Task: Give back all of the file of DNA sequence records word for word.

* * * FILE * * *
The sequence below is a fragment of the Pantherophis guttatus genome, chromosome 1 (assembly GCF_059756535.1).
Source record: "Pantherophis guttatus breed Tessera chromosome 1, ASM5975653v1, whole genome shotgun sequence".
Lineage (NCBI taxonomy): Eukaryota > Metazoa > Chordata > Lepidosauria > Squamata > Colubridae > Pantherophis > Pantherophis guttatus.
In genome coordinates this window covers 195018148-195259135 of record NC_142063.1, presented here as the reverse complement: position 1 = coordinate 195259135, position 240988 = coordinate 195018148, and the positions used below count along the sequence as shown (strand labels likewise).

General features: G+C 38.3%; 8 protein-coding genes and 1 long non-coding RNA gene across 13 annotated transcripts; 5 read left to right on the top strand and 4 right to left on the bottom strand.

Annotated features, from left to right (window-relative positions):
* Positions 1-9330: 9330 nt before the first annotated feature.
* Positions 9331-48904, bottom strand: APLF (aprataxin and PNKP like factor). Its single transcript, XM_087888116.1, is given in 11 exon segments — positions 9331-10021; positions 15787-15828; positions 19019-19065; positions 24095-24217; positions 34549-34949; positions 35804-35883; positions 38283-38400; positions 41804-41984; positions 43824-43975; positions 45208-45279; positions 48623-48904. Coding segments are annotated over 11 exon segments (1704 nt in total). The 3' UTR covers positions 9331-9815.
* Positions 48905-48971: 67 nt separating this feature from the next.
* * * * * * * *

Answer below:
The sequence below is a fragment of the Pantherophis guttatus genome, chromosome 1 (assembly GCF_059756535.1).
Source record: "Pantherophis guttatus breed Tessera chromosome 1, ASM5975653v1, whole genome shotgun sequence".
Lineage (NCBI taxonomy): Eukaryota > Metazoa > Chordata > Lepidosauria > Squamata > Colubridae > Pantherophis > Pantherophis guttatus.
In genome coordinates this window covers 195018148-195259135 of record NC_142063.1, presented here as the reverse complement: position 1 = coordinate 195259135, position 240988 = coordinate 195018148, and the positions used below count along the sequence as shown (strand labels likewise).

General features: G+C 38.3%; 8 protein-coding genes and 1 long non-coding RNA gene across 13 annotated transcripts; 5 read left to right on the top strand and 4 right to left on the bottom strand.

Annotated features, from left to right (window-relative positions):
* Positions 1-9330: 9330 nt before the first annotated feature.
* Positions 9331-48904, bottom strand: APLF (aprataxin and PNKP like factor). Its single transcript, XM_087888116.1, is given in 11 exon segments — positions 9331-10021; positions 15787-15828; positions 19019-19065; positions 24095-24217; positions 34549-34949; positions 35804-35883; positions 38283-38400; positions 41804-41984; positions 43824-43975; positions 45208-45279; positions 48623-48904. Coding segments are annotated over 11 exon segments (1704 nt in total). The 3' UTR covers positions 9331-9815.
* Positions 48905-48971: 67 nt separating this feature from the next.